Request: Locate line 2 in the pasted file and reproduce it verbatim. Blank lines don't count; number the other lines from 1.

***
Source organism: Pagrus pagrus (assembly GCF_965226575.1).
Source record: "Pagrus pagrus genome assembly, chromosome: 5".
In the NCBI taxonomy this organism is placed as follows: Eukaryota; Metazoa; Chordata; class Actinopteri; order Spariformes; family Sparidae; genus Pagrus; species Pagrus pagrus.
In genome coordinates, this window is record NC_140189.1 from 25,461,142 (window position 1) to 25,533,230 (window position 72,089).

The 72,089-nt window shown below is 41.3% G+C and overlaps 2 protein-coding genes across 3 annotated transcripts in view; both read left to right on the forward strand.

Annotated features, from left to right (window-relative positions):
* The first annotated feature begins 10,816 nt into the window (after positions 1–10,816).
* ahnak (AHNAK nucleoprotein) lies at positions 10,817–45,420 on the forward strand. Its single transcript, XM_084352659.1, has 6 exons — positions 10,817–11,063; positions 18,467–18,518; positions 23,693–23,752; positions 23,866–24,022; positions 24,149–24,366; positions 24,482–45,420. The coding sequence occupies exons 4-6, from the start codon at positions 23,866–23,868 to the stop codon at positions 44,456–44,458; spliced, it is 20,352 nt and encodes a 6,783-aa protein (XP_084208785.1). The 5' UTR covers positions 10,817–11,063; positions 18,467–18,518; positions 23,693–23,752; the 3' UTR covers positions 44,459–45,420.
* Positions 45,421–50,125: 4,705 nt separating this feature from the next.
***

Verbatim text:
Source record: "Pagrus pagrus genome assembly, chromosome: 5".